No practical compromises have been made with this forfour model to incorporate the electric drive layout, so the recipe is much as it would be in the standard car. It really does look like a smart fortwo that’s been photoshopped into something longer and shares the smaller car’s pug-like front end and the hallmark tridion safety cell. There’s a lot of shape in the flanks, from the swage lines near the door handles to the almost Volvo-like shoulder line that’s most apparent as it melds into the rear light cluster. Look down and there’s a genuine concavity to the lower door panels, smart going a bit further than sticking a curved detail on there as you’d get on a Renault Clio or Captur.

The cabin features as many quirky touches as you can stomach and it’s good to see smart pushing the boat out a bit with colours and textures, including a technical mesh finish. At the price charged, this should be a car that feels premium and different to the usual citycar norm. It’s still not huge inside, and the boot measures a mean 180-litres. The good news is that the rear doors open to 85 degrees (which makes getting in the back simple) and the rear seats fold completely flat, offering up to 975-litres of space.

Market and Model

This smart forfour EQ electric drive model costs around £17,000, once the government’s generous £4,500 Plug-in car grant is taken into account. That’s £500 than the equivalent version of the two-seat smart fortwo. This pricing puts this smart against tough competition. An all-electric Renault ZOE would cost around the same but it wouldn’t be as small and nippy as this forfour.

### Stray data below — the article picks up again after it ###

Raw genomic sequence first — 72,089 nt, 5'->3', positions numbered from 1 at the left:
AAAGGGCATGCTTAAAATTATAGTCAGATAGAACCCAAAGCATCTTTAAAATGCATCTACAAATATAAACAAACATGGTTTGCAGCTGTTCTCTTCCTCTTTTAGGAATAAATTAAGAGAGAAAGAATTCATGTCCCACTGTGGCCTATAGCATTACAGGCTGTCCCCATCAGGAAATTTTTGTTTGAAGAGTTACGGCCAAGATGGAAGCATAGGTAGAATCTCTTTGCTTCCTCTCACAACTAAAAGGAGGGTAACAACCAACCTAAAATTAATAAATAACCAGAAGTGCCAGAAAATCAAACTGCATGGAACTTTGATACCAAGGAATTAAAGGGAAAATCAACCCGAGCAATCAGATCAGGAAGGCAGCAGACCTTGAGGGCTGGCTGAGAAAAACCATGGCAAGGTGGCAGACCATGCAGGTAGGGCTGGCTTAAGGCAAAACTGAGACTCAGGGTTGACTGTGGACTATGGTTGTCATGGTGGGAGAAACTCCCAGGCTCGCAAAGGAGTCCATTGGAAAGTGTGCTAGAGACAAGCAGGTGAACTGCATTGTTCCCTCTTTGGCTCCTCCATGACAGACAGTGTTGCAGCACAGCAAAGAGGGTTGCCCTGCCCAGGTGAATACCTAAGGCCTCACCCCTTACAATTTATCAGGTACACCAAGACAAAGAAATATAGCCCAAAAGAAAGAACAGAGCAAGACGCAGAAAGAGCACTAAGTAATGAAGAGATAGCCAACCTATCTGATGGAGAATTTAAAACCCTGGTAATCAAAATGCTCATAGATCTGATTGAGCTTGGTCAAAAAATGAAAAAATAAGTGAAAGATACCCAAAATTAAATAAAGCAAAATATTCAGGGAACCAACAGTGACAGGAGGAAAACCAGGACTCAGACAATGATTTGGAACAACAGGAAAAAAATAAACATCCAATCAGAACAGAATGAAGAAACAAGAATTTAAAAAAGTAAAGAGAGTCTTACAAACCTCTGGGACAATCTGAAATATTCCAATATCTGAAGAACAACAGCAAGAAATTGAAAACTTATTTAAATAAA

With the “smart control” app that comes with the car, lots of electric drive information can be accessed via smartphone, tablet or PC and functions such as pre-entry climate control or intelligent charging can be conveniently controlled remotely. This improved model has more operating options than its predecessor. For example, two programmable departure times mean that intelligent charging and pre-entry climate control do not always need to be re-set for frequent journeys.

Options include a ‘winter package’ with a heated steering wheel and the ‘electric drive design’ package that gives the vehicle an expressive look with tridion safety cell and door mirror caps painted in exclusive electric green. There’s also the smart BRABUS tailor made individualisation programme for more bespoke wishes.

Were I a purchaser, I’d want to talk to my smart retailer about the cost of adding a wall charging box at home to decrease the total charging time from seven to six hours. Or if I had a work-based or publically-accessible fast-charging point in my vicinity, I might even want to consider paying for the optional 22KW on-board charger that charges in just 45 minutes.

Cost of Ownership